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Article
April 17, 1981

Zinc, Copper, and Cholesterol

Author Affiliations

Grand Forks Human Nutrition Research Center Grand Forks, ND

JAMA. 1981;245(15):1528. doi:10.1001/jama.1981.03310400014014
Abstract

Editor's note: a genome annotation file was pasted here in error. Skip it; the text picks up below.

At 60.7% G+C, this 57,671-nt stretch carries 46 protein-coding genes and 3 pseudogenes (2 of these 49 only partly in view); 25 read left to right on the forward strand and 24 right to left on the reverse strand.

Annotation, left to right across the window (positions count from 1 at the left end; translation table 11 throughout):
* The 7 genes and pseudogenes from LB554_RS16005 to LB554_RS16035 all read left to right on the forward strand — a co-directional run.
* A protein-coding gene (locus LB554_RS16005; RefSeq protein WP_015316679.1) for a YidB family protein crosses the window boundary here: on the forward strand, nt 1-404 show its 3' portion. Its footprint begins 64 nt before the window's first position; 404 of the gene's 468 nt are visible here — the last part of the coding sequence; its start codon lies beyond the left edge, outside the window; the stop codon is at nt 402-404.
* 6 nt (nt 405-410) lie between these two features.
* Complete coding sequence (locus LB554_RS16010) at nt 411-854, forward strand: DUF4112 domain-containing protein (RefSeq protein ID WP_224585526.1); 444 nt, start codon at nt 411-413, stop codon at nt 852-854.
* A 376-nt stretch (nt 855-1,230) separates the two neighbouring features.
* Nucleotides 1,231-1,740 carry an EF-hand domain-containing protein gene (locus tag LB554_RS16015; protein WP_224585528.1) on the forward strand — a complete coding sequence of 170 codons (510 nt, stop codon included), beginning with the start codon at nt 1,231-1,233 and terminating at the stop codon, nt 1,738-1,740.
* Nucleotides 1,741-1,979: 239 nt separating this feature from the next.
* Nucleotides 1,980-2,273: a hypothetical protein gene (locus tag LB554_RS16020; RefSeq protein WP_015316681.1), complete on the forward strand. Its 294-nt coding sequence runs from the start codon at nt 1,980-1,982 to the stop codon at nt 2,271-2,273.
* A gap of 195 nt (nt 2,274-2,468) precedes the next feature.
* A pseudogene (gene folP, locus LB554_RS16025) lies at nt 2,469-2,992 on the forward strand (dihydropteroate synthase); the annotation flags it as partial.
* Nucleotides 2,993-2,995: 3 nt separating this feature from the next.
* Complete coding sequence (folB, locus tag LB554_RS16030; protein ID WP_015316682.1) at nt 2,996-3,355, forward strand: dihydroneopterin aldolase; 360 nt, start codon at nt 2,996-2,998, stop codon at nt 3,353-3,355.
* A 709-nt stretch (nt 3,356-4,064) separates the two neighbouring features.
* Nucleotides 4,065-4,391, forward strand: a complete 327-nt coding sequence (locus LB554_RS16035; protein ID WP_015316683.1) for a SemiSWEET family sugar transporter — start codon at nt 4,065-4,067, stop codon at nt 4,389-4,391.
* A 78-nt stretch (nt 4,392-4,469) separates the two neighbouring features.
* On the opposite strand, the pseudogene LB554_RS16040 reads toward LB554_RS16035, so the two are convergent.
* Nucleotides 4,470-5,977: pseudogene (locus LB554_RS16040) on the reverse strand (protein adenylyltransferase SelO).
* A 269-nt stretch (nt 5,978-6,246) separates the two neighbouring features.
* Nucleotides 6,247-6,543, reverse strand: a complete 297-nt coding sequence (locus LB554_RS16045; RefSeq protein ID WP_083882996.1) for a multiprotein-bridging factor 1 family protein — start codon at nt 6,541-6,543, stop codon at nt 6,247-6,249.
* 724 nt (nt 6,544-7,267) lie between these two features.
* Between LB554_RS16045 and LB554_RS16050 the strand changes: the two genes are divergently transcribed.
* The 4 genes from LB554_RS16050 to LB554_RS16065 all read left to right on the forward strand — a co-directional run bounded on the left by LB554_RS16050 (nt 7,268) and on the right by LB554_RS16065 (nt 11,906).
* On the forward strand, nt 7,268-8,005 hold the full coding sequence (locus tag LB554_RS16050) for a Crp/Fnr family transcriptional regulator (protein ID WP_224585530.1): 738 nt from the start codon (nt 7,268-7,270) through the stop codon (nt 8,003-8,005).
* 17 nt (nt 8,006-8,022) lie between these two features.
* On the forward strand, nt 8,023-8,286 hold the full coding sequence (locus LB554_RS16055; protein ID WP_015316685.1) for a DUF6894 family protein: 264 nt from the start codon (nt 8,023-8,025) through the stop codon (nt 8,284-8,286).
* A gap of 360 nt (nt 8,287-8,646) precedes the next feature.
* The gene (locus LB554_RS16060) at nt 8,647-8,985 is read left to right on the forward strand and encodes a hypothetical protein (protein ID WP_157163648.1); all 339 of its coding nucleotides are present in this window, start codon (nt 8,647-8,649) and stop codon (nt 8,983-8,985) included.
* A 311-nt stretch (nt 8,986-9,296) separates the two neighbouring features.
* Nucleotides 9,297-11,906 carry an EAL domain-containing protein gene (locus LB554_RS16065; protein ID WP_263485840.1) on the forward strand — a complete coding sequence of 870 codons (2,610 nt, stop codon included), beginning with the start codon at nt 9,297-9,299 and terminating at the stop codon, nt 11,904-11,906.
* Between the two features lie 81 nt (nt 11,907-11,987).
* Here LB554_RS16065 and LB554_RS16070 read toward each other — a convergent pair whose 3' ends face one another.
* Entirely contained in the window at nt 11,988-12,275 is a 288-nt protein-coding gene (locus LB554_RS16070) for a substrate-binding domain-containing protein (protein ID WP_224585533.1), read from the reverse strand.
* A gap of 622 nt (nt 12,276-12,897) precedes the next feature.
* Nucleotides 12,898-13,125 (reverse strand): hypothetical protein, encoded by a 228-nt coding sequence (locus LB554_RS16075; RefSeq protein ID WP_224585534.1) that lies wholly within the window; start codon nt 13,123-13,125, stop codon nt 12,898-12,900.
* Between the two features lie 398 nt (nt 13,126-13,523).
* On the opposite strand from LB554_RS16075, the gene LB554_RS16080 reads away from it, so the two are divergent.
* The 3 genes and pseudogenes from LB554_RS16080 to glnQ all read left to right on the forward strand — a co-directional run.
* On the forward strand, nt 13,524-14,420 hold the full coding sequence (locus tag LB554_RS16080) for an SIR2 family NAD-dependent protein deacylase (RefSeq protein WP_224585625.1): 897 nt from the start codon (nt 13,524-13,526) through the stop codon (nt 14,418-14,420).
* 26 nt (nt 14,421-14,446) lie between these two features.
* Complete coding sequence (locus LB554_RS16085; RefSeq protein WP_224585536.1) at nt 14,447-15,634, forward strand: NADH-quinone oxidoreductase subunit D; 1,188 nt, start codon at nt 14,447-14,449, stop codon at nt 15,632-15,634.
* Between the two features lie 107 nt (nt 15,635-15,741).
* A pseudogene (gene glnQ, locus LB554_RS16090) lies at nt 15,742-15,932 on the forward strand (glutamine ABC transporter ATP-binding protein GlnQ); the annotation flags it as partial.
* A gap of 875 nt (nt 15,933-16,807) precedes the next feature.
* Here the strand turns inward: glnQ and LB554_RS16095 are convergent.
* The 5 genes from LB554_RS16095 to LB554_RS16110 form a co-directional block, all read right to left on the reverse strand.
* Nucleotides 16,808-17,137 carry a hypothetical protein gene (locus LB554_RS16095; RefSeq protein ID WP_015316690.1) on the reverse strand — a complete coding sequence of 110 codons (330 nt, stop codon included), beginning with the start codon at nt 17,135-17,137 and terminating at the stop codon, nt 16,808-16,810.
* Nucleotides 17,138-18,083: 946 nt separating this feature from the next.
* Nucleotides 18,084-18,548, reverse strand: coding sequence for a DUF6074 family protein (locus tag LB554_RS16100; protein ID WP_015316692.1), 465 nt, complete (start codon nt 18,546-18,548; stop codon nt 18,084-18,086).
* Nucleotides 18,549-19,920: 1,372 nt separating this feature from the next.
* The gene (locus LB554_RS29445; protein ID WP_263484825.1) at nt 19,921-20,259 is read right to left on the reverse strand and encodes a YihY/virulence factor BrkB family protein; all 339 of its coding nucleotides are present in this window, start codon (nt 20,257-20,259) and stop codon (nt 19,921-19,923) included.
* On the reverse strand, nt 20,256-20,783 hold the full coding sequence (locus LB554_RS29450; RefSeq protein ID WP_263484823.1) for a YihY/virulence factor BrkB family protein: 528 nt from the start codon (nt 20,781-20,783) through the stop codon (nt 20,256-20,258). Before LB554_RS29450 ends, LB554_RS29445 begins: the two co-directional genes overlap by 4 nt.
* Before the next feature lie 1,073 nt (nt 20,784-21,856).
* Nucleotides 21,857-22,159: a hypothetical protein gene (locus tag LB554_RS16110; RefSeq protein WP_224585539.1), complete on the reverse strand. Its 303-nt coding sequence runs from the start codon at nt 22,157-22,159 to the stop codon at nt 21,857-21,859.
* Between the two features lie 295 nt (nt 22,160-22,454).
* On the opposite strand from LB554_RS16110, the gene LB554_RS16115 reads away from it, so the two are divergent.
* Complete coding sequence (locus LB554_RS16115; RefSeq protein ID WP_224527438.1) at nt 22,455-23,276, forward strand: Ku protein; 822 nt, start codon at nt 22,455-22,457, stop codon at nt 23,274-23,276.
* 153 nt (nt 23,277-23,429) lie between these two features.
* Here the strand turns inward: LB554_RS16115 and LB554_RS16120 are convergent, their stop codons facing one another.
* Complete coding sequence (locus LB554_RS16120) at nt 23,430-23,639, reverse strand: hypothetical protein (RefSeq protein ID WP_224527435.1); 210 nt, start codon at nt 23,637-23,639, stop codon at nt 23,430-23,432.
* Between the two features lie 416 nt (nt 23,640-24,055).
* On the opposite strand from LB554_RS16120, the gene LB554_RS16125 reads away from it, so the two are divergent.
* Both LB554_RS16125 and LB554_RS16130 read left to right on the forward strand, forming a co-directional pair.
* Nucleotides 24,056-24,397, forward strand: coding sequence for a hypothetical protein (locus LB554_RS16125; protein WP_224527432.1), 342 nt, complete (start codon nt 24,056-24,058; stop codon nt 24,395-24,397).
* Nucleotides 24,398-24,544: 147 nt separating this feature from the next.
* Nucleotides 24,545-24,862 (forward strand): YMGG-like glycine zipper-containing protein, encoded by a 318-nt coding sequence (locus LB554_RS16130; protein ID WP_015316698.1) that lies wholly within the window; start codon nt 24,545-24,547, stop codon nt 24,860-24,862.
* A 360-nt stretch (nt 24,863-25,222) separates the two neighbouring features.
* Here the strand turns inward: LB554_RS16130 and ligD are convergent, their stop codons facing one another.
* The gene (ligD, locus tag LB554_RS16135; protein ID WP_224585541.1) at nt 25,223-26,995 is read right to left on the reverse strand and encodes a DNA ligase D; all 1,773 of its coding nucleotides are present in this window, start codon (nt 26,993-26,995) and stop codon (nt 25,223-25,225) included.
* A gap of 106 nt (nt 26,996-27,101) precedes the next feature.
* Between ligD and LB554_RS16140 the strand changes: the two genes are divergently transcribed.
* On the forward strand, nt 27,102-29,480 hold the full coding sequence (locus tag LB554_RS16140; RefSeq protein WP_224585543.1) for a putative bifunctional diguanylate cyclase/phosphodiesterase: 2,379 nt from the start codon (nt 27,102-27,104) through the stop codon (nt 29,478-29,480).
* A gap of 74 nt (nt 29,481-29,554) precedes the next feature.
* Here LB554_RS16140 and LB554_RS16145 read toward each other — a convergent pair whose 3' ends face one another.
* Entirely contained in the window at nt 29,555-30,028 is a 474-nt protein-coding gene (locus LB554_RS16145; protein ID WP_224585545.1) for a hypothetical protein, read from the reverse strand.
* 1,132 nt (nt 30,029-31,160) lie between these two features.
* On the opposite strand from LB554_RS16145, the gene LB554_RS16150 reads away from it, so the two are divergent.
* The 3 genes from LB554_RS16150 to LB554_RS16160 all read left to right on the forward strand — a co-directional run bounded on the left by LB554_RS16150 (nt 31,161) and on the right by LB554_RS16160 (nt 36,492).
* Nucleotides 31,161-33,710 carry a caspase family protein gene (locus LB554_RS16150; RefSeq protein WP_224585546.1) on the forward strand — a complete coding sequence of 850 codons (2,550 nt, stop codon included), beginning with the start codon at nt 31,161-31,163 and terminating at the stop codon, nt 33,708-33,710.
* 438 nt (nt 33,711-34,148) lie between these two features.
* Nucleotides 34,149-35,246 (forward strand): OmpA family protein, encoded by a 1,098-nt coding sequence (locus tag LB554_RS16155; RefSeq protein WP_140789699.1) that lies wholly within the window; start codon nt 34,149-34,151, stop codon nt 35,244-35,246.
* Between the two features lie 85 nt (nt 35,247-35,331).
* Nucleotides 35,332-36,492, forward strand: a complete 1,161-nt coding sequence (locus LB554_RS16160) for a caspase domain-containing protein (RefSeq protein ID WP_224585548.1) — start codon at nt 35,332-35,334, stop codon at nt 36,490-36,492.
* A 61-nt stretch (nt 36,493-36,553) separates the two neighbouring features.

To the Editor.—  The recent article, "Zinc Lowers High-Density Lipoprotein [HDL]-Cholesterol Levels," by Hooper et al (1980;244:1960) supports the hypothesis of Klevay1 that relative or absolute copper deficiency may contribute to elevated serum cholesterol level and to the occurrence of atherosclerotic cardiovascular disease in humans. Zinc is the principle nutrient that causes a relative deficiency of copper. Pharmacologic intakes of zinc have been shown to induce copper deficiency in humans (1978;240:2166). The mechanism appears to be a suppression of intestinal absorption of copper (1978;240:2188) and, perhaps, an increased biliary excretion of copper. Copper deficiency in rats causes an increase in plasma low-density lipoprotein-cholesterol and a relative decrease in plasma HDL-cholesterol.2 Similar abnormalities in serum cholesterol level were observed in one human subject who was experimentally deprived of copper for 16 weeks by feeding a mixed diet containing 0.8 mg of copper daily, a level that did not induce

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